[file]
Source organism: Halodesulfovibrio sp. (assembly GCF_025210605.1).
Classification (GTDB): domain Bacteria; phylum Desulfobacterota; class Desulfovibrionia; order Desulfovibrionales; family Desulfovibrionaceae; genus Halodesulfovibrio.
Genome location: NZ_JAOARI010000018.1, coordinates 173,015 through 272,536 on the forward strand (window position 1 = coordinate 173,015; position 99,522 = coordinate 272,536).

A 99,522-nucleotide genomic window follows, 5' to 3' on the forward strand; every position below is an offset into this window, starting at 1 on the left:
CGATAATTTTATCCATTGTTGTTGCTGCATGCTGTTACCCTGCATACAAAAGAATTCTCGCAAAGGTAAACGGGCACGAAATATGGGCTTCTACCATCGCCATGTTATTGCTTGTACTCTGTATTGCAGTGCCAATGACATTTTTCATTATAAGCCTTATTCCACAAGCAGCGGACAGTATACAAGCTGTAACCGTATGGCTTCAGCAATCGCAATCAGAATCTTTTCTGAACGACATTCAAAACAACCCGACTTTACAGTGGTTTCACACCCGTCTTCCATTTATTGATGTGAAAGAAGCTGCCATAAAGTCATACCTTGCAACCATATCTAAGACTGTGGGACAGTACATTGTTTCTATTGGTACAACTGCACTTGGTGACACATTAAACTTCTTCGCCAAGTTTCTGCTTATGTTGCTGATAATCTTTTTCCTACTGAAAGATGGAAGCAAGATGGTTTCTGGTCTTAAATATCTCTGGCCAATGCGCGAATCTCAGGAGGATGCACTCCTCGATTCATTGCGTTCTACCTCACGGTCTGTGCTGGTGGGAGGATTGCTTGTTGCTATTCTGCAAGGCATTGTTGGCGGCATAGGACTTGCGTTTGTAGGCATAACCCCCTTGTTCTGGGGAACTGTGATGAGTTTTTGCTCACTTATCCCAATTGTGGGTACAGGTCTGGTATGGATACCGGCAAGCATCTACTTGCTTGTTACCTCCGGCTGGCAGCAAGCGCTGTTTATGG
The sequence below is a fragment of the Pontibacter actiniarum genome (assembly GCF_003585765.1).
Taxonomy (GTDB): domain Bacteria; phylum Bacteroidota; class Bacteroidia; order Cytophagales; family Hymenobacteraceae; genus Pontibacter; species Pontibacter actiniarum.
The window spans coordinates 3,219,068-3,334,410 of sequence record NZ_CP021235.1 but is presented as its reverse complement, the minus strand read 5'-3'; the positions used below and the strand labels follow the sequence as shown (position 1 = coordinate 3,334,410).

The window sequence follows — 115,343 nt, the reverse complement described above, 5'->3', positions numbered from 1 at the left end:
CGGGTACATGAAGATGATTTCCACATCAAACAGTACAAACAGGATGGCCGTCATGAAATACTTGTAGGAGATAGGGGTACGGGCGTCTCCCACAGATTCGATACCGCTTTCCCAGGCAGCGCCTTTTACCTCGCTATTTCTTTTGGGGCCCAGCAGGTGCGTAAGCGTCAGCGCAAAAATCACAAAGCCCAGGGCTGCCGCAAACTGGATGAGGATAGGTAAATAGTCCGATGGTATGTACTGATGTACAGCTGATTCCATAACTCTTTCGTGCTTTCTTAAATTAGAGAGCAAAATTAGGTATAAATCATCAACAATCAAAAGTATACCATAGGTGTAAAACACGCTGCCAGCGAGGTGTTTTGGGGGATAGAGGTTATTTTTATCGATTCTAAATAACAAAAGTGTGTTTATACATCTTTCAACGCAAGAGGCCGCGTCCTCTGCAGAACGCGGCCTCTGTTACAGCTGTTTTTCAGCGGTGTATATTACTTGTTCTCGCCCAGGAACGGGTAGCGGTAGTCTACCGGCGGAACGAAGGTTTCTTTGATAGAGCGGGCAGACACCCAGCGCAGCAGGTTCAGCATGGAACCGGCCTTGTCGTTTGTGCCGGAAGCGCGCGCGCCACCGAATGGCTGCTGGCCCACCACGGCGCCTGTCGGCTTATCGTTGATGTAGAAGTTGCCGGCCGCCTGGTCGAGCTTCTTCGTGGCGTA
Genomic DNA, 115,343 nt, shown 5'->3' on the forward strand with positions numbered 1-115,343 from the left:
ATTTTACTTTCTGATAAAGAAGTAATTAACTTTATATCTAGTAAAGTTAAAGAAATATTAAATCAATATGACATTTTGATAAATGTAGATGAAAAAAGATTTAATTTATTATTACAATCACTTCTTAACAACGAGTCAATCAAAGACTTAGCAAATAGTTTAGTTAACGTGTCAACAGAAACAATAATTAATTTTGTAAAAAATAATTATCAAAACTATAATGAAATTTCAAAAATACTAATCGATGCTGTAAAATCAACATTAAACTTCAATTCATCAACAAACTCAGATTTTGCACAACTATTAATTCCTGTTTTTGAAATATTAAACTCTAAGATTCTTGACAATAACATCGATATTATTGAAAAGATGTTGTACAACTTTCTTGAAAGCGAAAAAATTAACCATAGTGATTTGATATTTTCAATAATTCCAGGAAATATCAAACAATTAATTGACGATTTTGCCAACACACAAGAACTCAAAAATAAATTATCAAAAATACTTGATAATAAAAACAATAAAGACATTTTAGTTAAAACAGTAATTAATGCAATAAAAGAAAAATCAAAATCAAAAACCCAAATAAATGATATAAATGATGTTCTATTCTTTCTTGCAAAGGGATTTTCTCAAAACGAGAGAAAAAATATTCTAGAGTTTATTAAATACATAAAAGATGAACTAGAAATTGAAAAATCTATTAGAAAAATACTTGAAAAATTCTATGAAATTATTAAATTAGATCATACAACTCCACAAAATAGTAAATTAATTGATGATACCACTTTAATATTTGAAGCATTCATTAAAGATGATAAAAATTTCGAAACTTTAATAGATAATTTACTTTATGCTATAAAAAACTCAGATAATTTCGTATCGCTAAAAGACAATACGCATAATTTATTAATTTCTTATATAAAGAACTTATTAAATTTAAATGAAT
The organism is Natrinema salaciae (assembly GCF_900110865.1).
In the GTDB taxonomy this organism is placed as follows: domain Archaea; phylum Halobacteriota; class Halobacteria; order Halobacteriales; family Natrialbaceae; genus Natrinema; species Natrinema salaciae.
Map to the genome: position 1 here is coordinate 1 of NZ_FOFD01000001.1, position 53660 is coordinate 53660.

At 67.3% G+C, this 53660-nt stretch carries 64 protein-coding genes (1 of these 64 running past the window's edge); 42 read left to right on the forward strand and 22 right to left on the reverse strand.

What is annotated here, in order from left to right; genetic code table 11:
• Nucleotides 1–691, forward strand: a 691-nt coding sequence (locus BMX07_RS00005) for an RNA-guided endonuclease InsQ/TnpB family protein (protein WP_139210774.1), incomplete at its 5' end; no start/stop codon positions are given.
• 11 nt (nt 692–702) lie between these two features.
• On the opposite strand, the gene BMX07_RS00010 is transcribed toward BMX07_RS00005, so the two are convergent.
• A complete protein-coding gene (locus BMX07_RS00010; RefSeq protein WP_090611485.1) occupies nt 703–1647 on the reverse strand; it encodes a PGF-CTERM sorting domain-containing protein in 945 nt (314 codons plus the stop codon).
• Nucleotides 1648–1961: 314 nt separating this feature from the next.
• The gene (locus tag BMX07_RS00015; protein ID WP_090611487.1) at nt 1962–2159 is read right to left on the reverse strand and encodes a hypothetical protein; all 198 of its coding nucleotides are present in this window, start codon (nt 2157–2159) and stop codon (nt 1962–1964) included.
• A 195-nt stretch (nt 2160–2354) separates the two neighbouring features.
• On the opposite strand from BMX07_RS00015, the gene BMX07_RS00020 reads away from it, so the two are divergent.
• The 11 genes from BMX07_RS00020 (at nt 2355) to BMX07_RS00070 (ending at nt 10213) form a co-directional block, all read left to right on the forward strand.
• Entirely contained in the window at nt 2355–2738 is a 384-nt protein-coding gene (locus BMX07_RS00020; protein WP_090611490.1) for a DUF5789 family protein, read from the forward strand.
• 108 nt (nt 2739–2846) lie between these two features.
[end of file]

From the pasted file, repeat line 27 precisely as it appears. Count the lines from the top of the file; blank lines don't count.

• Entirely contained in the window at nt 2355–2738 is a 384-nt protein-coding gene (locus BMX07_RS00020; protein WP_090611490.1) for a DUF5789 family protein, read from the forward strand.